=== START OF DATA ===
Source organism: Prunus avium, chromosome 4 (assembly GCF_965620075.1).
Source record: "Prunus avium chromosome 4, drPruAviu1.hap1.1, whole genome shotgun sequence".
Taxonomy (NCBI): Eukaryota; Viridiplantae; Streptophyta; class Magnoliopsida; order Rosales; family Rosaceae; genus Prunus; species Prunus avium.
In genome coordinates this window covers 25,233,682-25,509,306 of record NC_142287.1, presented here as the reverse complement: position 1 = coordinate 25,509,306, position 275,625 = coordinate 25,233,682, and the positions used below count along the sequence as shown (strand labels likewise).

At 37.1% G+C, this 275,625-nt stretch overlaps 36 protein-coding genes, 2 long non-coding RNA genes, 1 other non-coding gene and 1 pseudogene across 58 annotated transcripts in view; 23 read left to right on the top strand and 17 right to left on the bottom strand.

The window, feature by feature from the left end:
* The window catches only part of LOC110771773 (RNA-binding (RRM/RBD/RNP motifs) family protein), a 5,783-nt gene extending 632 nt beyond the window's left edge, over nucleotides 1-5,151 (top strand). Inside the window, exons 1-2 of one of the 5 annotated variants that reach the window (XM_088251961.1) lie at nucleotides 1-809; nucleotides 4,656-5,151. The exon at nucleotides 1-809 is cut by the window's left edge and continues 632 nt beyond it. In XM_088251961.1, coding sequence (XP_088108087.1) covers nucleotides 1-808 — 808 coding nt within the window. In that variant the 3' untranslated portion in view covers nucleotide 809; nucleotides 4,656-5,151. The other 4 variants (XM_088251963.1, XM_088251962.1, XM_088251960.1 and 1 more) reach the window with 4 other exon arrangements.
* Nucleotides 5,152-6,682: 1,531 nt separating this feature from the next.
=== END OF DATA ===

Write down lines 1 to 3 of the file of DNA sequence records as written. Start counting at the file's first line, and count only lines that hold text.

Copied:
Source organism: Prunus avium, chromosome 4 (assembly GCF_965620075.1).
Source record: "Prunus avium chromosome 4, drPruAviu1.hap1.1, whole genome shotgun sequence".
Taxonomy (NCBI): Eukaryota; Viridiplantae; Streptophyta; class Magnoliopsida; order Rosales; family Rosaceae; genus Prunus; species Prunus avium.